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    4 Rules of Trail Etiquette

    4 Rules of Trail Etiquette

    4 rules of trail etiquette
    Living by numerous hiking and biking trails means plenty of outdoor enjoyment and recreation. But before you hit the trails, it’s essential to understand common trail etiquette, which means you understand how to respect others who are using the trail as well as the trail itself. Trail etiquette helps everyone stay safe and protects our trails for years to come. Whether you’re hiking, mountain biking, or even horseback riding, here are things you should know about trail etiquette.

    1. Know who has the right of way

    The beauty of a hiking or biking trail is that it’s away from the hustle and bustle of civilization. But you’re still going to encounter other people. Since it’s not always possible to squeeze everyone on the trail at once, you’ll need to understand basic right of way on hiking and biking trails. Much like our highways, faster-moving trail users should pass on the left. As most trails are used by hikers, mountain bikers, and horseback riders, it’s essential to know right of way etiquette for each user. In general, horses always have the right of way, followed by hikers, then by bikers.

    Right of way for hikers

    • If you’re an individual hiker, move to the side for larger groups since it’s easier for one person to pause than a whole group.
    • When you’re going downhill, yield to those going uphill. This is a courtesy to uphill hikers, since it takes much more energy to go uphill than down.
    • Although mountain bikers are technically supposed to yield to hikers, it’s better to be safe than right. Pay attention to other trail users and you’ll avoid unnecessary injury.
    • When you’re hiking, yield to horses on the trail, since horses can have a harder time maneuvering the trail. As you encounter a horse, position yourself downhill and be friendly with the rider. Talking to the rider will help the horse know you aren’t a wild animal. Step off the path on the downhill side because horses who bolt on the trail have a tendency to bolt uphill.

    Right of way for mountain bikers

    • When you jump on your mountain bike and hit the trail, it’s essential to understand you need to yield to everyone else. Bikes are faster and easier to maneuver than a horse or someone on foot.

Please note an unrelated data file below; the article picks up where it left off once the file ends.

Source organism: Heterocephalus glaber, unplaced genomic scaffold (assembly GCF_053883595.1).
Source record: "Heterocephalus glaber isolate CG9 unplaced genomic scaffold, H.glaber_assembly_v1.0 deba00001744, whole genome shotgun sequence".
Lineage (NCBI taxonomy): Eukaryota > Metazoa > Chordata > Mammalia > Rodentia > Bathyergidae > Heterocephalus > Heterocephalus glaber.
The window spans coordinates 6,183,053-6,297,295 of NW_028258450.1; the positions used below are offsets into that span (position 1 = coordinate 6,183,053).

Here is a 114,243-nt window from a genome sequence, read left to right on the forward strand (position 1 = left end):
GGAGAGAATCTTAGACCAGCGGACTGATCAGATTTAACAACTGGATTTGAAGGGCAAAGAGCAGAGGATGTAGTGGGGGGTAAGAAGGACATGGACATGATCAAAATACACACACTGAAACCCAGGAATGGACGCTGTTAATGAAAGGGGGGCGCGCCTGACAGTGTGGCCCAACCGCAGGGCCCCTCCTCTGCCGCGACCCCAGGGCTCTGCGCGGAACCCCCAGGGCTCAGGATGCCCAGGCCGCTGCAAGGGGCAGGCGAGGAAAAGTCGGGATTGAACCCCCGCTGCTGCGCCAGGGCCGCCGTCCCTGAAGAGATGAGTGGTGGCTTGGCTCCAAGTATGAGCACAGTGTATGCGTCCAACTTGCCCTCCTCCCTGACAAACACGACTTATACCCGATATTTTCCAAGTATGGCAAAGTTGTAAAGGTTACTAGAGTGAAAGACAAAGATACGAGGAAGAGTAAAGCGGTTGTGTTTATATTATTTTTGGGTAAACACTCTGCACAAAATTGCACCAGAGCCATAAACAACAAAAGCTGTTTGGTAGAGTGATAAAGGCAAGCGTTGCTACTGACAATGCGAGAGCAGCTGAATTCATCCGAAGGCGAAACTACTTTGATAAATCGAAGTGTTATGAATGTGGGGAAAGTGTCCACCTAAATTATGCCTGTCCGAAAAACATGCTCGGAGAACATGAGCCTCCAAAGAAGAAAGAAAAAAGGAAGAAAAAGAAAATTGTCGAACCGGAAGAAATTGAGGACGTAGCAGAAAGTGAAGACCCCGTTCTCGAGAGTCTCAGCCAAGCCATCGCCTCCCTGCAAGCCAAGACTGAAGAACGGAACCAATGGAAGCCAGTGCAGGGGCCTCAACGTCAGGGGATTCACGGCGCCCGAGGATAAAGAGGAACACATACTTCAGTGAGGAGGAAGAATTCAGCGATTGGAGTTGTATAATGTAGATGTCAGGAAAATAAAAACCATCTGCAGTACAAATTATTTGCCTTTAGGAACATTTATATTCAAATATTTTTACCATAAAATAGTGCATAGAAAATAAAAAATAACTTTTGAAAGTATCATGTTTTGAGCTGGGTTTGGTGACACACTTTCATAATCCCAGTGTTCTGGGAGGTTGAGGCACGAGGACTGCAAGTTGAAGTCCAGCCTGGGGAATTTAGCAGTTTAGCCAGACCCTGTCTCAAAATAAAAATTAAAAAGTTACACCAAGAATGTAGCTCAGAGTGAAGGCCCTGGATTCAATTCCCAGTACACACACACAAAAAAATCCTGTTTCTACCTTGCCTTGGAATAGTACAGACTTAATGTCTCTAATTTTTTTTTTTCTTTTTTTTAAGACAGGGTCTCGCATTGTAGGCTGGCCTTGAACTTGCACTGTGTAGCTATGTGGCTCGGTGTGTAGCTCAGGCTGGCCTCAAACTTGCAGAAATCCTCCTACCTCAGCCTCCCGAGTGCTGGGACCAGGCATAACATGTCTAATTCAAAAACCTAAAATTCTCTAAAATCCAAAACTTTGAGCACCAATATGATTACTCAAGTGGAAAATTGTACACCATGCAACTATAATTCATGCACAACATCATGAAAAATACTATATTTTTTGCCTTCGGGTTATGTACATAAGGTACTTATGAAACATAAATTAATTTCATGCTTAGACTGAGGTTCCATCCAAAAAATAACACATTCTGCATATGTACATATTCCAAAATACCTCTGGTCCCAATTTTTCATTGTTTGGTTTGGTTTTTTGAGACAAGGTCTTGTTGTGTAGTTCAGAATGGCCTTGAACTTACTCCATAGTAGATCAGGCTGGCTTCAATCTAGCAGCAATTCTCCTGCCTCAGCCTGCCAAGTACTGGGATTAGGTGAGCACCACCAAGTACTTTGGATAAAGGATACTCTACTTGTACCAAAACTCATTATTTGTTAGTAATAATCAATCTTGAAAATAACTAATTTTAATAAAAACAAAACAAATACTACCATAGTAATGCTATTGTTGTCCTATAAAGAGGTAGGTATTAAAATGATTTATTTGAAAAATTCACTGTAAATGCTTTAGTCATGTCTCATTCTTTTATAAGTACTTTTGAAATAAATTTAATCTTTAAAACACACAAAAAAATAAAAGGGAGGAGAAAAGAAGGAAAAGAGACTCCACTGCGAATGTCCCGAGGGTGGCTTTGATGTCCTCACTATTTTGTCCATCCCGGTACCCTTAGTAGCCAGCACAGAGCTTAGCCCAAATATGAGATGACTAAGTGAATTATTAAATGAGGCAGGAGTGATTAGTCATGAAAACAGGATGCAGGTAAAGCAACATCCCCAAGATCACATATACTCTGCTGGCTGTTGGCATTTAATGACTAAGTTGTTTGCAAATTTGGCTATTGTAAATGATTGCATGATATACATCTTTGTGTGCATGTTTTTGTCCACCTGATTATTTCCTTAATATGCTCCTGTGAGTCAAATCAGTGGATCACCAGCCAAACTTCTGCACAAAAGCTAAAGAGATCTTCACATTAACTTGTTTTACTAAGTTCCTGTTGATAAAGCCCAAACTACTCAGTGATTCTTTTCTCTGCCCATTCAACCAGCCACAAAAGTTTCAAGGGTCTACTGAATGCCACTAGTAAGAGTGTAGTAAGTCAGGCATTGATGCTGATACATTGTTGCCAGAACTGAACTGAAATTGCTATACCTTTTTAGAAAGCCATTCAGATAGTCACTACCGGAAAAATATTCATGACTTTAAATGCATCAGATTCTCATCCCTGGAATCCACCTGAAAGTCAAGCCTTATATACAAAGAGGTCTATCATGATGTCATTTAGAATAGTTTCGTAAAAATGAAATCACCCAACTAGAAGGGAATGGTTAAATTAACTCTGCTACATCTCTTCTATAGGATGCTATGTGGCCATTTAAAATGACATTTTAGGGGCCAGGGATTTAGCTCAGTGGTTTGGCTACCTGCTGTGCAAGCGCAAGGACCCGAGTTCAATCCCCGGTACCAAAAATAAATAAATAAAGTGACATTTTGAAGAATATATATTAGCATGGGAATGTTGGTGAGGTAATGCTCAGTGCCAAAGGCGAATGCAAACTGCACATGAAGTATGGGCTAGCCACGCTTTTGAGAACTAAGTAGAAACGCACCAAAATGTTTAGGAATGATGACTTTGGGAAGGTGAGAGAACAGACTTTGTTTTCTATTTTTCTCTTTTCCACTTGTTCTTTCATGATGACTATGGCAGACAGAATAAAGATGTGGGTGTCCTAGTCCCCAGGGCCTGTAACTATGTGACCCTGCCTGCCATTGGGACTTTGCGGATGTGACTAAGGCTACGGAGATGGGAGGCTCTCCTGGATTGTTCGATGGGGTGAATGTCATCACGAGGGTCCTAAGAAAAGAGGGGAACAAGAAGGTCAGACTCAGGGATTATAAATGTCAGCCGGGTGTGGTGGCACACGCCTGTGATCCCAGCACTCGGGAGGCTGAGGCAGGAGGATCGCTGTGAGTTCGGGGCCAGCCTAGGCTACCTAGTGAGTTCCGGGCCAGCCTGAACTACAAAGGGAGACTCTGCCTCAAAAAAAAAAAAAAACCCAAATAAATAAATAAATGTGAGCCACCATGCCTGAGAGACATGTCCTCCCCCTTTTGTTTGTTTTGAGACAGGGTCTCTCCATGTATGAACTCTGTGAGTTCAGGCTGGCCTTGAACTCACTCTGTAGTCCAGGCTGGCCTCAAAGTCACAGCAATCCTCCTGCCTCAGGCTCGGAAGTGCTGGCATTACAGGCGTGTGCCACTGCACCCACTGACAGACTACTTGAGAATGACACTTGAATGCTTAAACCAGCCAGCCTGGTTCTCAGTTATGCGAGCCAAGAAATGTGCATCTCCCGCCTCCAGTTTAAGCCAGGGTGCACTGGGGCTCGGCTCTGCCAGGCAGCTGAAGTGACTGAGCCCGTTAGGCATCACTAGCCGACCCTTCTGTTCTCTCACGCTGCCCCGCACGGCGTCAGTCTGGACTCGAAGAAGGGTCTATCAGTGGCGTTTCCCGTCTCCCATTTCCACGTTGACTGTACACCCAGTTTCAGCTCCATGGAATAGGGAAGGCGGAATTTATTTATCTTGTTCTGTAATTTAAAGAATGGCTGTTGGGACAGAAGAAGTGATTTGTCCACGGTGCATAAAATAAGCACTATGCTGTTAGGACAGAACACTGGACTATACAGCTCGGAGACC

• Pass on the left. Shout, “On your left” as you go around others so they know you’re coming.
    • Bikers traveling downhill should yield to all riders headed uphill unless the trail is designated one-way or downhill-only traffic.
    • Keep your speed in check and use a bike bell when you go around blind corners to announce your presence to other trail users.

    2. Leave no trace

    Anytime you’re in the great outdoors, you should expect to follow the rules of Leave No Trace. These principles include:

    1. Prepare. Do your research ahead of time so you know what to expect from the trail and the weather. Bring what you need for a safe and fun adventure.
    2. Always use durable surfaces. If you’re going to hike or camp, do so on existing trails and campsites. When the area you’re in doesn’t have existing trails or campsites, do your best not to leave a new one.
    3. Proper waste disposal. If you pack it in, pack it out. Don’t leave any trash, even things like apple cores or banana peels. They aren’t good for wildlife. Use the bathrooms provided, or dig a hole 6-8 inches deep about 70 steps from trails, campsites, and water sources. Leave your waste in the hole and cover it up, but pack out feminine products and used toilet paper.
    4. Don’t take souvenirs. Gotta have something? Take a picture.
    5. Minimize campfire impact. Know whether or not campfires are allowed in the area. Only use wood scraps from dead trees and don’t allow your fire to get out of control.
    6. Respect wildlife. Keep a safe distance. Don’t feed them or leave garbage that could hurt them. Keep your dog under control so it can’t hunt or hurt the wildlife.
    7. Be considerate of other visitors. Be respectful of others’ space and belongings. Don’t play loud music that could disrupt others.

    3. Say "Hello!"

    Ever notice most people you meet on the trail are friendly? It’s always nice to greet someone who shares a common interest. But, beyond friendliness, saying hello can be a means of safety. If you get lost or hurt, it’s a great way to let others know where you are and how you’re doing. Saying “hello” might just save a life.

    4. Take care of your dog

    Dogs love the great outdoors. They love going with you when you’re hiking, trail running, or mountain biking. But before you bring them with you, keep the following in mind:

    • Check if dogs are allowed on the trail you’re planning to use. Not all trails are dog-friendly, so be sure to check.
    • Bring a bag to gather your dog’s waste. It’s not fun, but it keeps the trail nice for everyone. Plan to carry the bag out with you. The last thing you want to see when you’re trying to enjoy the outdoors is a trail littered with multicolored bags of dog poop — or the poop without the bag.
    • Bring a leash. You should plan on keeping your dog leashed while on the trail. It’ll be less likely to spook horses, chase wildlife, or even get lost.

    Following common etiquette on hiking and biking trails doesn’t have to be difficult. And you don’t have to follow every rule to perfection. Be courteous and respectful and use common sense. Just remember that you’re trying to protect the safety of others and preserve the trail for generations to come.